Publication Spotlight

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Publication Spotlight

Publication Spotlight


The papers listed here were publication spotlights to highlight important scientific advancements published by members of the ATS Section of Genetics and Genomics. As these papers include major advancements in the field, this page will be used to archive each featured publication to allow easy access to this body of literature.

Author: Ann Chen Wu, MD, MPH, Nominating Committee Member  
Description: In this study, for the first time, we examined the real-world effectiveness of inhaled corticosteroids (ICS)  including the combination therapy consisting of ICS and long-acting beta agonists (LABAs), considering patterns of use over a 15-year time period. We used data from the Kaiser Permanente Northern California multi-ethnic Genetic Epidemiology Research on Adult Health and Aging (GERA) Cohort which comprises longitudinal electronic health record data of over 100,000 people. We assessed longitudinal asthma-related events, such as ambulatory office visits, hospitalizations, emergency department (ED) visits, and fills of ICS and ICS-LABA combination; and defined Asthma exacerbations as an asthma-related ED visit, hospitalization, or oral corticosteroid (OCS) burst. We found that in this real world setting ICS-LABA therapy reduced all types of exacerbations by a factor of 1.76 (95% CI (1.06, 2.93), p = 0.03) per day and, specifically, bursts per day by a factor of 1.91 (95% CI (1.04, 3.53), p = 0.037). We concluded that ICS-LABA therapy was significantly associated with fewer asthma-related exacerbations in a large population of individuals with asthma who were followed for 15 years.

Distinct Cancer-Promoting Stromal Gene Expression Depending on Lung Function

Author: Christine Wendt, MD

Description: Chronic obstructive pulmonary disease is an independent risk factor for lung cancer, but the underlying molecular mechanisms are unknown. The hypothesis of this study is that lung stromal cells activate pathological gene expression programs that support oncogenesis. This was explored by conducting a multiomics analysis of nonmalignant lung tissue to quantify the transcriptome, translatome, and proteome. The authors identified the activation of two distinct stromal gene expression programs that promote cancer initiation; and determined that which one was activated was dependent on lung function. In subjects with normal to mildly impaired lung function, the mammalian target of rapamycin (mTOR) pathway served as an upstream driver, whereas in subjects with severe airflow obstruction, pathways downstream of pathological extracellular matrix emerged. This work has important implications both for screening strategies and for personalized approaches to cancer treatment.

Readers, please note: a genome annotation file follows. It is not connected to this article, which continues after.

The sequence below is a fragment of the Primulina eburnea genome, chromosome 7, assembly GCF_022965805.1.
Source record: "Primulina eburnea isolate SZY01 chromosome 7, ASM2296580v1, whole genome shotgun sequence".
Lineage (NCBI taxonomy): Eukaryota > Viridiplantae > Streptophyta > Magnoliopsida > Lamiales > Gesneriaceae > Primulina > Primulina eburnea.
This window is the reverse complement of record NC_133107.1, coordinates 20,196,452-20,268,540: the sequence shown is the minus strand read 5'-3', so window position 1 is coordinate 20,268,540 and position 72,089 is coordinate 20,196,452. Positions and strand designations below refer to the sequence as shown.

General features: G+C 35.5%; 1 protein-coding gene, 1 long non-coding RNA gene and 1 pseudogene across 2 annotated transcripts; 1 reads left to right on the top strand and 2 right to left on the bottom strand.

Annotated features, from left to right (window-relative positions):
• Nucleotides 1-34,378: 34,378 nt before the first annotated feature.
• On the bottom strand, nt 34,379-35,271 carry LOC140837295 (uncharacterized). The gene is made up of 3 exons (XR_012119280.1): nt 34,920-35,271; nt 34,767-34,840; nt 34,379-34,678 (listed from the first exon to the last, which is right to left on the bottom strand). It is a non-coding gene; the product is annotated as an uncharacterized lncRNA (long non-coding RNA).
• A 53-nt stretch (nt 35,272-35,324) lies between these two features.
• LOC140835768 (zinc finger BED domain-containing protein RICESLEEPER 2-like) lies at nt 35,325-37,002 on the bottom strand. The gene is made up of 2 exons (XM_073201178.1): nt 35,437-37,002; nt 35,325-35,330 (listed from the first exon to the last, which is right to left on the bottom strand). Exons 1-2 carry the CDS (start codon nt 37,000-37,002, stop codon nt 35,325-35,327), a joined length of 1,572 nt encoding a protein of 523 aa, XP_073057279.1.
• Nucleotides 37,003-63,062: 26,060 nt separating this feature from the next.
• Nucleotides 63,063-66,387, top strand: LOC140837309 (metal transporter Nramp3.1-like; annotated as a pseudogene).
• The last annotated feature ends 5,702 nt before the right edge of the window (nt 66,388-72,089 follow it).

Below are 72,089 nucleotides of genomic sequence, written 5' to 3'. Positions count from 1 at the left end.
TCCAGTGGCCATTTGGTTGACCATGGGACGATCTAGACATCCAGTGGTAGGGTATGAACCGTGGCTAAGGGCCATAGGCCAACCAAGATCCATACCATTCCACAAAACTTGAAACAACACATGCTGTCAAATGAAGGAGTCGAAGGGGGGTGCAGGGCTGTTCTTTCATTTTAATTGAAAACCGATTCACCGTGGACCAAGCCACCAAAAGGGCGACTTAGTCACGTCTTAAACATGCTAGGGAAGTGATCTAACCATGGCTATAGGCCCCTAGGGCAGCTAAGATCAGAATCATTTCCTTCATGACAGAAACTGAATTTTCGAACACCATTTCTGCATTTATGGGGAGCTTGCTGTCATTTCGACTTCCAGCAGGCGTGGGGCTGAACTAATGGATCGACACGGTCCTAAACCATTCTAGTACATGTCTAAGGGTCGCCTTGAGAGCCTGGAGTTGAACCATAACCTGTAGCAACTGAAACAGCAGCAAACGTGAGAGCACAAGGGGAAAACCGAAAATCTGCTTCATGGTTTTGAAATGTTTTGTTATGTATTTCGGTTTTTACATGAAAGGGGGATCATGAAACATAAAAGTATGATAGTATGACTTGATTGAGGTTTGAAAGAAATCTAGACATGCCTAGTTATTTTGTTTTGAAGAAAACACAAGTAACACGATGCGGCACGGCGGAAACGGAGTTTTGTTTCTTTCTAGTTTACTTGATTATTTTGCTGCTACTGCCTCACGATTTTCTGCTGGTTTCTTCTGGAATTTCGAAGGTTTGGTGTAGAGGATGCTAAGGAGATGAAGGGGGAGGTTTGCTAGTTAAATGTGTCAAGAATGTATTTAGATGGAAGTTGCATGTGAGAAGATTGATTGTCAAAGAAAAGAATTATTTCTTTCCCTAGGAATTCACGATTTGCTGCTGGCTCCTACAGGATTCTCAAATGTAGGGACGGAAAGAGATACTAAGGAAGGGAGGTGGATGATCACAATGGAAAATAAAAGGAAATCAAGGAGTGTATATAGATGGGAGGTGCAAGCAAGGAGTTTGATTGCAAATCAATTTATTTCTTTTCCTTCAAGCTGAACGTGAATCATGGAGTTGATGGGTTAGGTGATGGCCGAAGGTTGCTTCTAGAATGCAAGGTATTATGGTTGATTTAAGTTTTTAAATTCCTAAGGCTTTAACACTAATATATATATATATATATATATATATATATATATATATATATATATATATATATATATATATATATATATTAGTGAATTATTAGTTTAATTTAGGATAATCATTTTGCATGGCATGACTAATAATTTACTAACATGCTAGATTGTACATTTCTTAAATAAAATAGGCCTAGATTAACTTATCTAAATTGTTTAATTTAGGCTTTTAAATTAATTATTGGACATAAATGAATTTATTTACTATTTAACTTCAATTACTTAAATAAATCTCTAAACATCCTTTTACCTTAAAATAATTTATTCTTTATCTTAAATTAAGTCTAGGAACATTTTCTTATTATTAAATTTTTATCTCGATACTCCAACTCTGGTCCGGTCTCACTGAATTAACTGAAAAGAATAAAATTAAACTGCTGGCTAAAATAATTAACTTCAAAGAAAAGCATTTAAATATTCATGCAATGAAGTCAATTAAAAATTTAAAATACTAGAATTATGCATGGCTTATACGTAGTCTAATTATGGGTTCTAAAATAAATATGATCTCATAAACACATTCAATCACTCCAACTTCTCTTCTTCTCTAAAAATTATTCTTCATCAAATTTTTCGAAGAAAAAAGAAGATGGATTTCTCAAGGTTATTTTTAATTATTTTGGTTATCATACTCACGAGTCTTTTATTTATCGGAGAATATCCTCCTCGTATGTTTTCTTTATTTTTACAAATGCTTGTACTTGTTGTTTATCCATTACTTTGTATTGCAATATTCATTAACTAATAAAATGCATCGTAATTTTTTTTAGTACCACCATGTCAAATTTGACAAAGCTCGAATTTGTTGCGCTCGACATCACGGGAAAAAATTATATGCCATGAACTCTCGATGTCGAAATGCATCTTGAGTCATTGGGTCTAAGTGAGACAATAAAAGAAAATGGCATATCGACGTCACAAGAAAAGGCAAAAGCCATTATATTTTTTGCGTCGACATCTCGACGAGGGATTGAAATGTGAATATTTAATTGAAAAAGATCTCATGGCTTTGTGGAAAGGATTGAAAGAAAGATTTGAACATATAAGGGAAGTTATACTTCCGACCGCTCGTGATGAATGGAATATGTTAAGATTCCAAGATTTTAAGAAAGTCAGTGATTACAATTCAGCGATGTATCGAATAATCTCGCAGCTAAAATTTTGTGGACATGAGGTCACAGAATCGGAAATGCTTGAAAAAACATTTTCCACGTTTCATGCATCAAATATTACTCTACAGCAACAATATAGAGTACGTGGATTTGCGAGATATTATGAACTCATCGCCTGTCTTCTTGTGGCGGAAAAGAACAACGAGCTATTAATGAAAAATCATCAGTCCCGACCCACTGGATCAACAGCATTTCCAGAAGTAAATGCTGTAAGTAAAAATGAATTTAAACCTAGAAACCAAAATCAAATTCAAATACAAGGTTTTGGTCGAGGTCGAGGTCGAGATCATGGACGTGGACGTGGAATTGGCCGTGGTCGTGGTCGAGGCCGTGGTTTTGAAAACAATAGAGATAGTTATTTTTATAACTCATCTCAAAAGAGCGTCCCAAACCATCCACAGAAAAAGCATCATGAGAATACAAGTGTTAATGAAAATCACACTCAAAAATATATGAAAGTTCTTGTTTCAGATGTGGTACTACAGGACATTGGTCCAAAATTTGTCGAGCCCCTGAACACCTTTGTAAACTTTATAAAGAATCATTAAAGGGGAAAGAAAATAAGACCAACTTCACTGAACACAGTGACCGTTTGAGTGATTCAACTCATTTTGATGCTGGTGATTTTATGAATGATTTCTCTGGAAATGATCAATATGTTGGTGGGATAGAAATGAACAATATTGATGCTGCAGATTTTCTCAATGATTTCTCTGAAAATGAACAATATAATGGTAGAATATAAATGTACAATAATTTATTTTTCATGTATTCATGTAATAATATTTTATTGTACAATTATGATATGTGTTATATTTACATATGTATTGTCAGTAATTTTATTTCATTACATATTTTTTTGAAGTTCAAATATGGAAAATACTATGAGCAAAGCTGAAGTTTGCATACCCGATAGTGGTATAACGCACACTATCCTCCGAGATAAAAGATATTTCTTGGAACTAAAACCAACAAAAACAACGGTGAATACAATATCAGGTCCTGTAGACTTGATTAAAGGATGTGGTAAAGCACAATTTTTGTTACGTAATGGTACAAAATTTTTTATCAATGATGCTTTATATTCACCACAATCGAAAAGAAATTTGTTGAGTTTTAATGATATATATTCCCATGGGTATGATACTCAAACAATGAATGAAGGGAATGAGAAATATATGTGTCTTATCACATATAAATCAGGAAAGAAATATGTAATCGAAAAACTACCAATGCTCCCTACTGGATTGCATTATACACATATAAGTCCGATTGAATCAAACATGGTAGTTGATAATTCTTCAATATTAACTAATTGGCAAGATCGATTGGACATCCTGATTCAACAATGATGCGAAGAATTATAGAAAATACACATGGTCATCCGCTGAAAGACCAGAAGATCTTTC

Author: Dr. Victor Ortega, Co-Chair, Section on Genetics and Genomics
Description: Ortega and colleagues comprehensively evaluated the effects of rare SERPINA1 variants on lung function and emphysema phenotypes in 1,693 non-Hispanic Whites, 385 African Americans, and 90 Hispanics with ≥20 pack-years smoking using deep DNA sequencing of the gene encoding α1-antitrypsin, SERPINA1. This integrative sequencing study is the first to perform deep gene sequencing in combination with α1-antitrypsin concentrations in multiple ethnic groups to detect the cumulative effects of PI Z, S, and additional, rare SERPINA1 variants combined and independently.